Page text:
San Diego Spring – May 2019

Its about time that I said a bit about the city of San Diego.

The original inhabitants of this area between 8,000 BC and 500 AD are now known as the San Dieguito and La Jolla peoples.

Spanish explorer Juan Rodriguez Cabrillo claimed the bay for Spain in 1542 and named it San Miguel. In 1602, Sebastian Vizcaino was sent to map the coast, *under instruction not to rename any places already named.* He immediately changed the name to San Diego for Saint Didicus, a Spaniard more commonly known as San Diego de Alcala. *At the time, the area was primarily desert and both explorers sent word back to Spain “Do Not Colonize”.*

In 1769. permanent colonization began on a hill near the San Diego River (the Presidio), with 4 contingents of Spaniards from New Spain and the Baja California peninsula. Franciscan friar Junipero Serra established the Mission San Diego de Alcala at the same time.

In 1821, Mexico gained its independence from Spain and San Diego became part of the Mexican territory of Alta California. In 1846, the United States went to war with Mexico for the California territory. Early on, they had an easy time of it, but Mexican resistance stiffened and there were victories on both sides. In 1848, the area was ceded to the United States, under the treaty of Guadalupe Hidalgo. Mexico wanted to retain San Diego, but the border was eventually established one league to the South.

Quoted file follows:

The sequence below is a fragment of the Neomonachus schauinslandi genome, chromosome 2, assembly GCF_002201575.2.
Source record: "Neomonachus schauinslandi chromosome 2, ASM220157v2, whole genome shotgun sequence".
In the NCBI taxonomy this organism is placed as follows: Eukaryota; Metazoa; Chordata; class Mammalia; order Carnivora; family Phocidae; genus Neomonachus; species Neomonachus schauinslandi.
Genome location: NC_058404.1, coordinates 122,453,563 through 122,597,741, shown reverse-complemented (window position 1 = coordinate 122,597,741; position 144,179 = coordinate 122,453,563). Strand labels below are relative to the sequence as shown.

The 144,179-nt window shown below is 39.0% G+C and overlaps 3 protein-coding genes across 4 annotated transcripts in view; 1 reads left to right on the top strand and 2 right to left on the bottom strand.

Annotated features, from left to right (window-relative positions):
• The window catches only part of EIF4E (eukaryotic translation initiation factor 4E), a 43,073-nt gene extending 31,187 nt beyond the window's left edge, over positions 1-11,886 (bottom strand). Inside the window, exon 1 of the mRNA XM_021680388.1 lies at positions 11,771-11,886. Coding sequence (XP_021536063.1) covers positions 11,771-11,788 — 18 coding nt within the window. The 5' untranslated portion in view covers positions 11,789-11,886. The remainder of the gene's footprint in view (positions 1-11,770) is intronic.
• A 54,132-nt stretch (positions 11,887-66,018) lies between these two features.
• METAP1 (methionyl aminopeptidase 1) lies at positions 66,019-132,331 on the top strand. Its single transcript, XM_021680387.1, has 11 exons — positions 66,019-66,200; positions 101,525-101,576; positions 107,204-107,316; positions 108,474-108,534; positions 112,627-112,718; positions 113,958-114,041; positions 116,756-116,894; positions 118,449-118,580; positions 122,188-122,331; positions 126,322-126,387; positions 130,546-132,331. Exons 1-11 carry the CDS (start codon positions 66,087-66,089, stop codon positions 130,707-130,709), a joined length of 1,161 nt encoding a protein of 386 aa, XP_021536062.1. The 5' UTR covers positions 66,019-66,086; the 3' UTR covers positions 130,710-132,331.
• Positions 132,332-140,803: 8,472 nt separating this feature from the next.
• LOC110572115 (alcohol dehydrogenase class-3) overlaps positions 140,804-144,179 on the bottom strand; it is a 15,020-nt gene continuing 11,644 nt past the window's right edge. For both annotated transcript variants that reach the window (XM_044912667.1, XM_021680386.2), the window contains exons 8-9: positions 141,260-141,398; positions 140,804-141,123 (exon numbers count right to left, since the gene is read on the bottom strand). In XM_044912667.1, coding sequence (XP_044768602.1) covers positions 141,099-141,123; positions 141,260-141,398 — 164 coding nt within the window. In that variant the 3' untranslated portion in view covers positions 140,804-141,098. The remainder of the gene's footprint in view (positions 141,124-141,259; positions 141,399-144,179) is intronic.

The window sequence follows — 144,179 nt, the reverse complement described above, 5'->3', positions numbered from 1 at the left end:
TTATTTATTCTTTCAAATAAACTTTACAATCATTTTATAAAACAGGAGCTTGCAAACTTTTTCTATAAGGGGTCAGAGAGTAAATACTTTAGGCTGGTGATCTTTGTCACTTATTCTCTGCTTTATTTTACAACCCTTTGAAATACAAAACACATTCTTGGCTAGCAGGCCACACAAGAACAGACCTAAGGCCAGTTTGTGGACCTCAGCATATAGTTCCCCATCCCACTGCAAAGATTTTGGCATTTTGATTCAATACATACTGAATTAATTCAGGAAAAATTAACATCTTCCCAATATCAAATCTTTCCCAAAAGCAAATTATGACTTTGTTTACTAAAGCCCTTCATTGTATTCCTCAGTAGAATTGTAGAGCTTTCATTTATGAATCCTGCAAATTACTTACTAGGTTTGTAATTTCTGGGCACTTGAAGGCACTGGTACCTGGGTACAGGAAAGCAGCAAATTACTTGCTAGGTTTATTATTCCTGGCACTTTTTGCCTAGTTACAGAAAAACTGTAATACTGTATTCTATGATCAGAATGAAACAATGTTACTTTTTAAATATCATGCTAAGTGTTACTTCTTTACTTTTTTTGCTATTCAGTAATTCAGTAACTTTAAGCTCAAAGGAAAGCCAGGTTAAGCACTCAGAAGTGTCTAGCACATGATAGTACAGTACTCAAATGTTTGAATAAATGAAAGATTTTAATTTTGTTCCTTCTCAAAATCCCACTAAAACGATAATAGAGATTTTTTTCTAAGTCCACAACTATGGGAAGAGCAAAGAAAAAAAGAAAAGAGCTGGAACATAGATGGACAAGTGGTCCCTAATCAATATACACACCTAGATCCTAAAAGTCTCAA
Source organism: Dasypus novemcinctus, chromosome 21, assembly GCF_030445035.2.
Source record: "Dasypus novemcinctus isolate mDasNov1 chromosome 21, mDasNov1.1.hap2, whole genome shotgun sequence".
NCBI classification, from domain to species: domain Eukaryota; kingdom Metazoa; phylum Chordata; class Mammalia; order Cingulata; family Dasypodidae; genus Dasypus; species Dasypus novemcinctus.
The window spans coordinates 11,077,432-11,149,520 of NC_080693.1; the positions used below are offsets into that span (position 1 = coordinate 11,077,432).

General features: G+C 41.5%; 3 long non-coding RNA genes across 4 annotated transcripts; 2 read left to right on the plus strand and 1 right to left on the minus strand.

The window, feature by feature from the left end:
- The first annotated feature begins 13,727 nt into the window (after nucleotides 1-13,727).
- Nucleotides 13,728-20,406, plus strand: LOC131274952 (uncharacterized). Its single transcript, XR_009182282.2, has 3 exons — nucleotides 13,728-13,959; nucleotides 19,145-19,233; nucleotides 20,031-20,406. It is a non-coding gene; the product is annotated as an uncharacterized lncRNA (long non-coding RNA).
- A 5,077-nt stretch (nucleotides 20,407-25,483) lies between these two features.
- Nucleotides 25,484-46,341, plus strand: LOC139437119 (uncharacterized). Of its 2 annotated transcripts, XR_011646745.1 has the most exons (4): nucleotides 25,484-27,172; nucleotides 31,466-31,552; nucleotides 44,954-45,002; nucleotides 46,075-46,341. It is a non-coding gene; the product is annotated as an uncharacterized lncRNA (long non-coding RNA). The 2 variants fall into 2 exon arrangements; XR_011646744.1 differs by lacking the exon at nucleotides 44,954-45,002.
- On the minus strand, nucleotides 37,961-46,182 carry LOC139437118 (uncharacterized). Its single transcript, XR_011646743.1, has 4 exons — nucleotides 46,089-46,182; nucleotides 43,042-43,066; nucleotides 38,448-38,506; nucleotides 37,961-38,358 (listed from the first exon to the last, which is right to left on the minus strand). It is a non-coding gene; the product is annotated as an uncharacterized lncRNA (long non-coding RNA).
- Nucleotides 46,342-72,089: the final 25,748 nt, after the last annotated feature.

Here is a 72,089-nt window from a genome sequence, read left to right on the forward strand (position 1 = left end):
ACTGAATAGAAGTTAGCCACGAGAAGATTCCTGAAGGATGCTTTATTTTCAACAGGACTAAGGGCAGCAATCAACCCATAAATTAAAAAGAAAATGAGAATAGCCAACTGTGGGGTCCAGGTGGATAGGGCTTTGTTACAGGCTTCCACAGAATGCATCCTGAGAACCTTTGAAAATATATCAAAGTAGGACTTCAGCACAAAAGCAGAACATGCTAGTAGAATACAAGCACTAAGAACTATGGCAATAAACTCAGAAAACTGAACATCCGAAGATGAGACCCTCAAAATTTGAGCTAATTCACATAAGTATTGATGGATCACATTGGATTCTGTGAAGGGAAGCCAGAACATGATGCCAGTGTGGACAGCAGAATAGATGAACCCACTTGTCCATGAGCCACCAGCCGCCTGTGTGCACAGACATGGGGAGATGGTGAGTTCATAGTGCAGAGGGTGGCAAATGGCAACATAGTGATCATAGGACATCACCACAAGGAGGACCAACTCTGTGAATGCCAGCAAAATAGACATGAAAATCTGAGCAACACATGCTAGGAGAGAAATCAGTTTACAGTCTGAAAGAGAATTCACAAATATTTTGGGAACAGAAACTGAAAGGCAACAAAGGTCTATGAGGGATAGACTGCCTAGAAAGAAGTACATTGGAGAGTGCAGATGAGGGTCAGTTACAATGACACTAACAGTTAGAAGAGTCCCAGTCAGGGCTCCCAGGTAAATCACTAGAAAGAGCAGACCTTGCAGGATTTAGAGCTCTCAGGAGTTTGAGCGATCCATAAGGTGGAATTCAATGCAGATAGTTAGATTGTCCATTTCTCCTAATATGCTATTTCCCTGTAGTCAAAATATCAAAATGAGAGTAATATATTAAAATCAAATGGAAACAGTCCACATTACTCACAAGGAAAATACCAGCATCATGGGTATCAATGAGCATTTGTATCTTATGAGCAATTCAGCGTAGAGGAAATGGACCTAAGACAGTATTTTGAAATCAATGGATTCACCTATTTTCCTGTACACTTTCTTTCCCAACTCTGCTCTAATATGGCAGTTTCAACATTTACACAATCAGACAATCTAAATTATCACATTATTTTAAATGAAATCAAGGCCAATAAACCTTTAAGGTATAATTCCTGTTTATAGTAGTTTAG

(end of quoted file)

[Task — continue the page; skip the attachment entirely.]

In 1860, the city was moved away from the Presidio to the bayside area. The city did not really grow, until the arrival of the railroad in 1878. San Diego hosted two world’s fairs in the early 20th century, resulting in the construction of most of the the Spanish Baroque buildings that remain in Balboa Park to this day.

The city went through some tough times in the 1960s and 1970s but has seen a resurgence since the 1980s. The 2017 population was estimated at 1,419,516 making it the 8th largest city n the U.S. and the second largest in California.

(Source:Wikipedia) (words enclosed by ** are from commentary by our tour guide at Old Town State Park.)

The following photos will show how this former desert area has changed with the addition of some trees, since colonization started.

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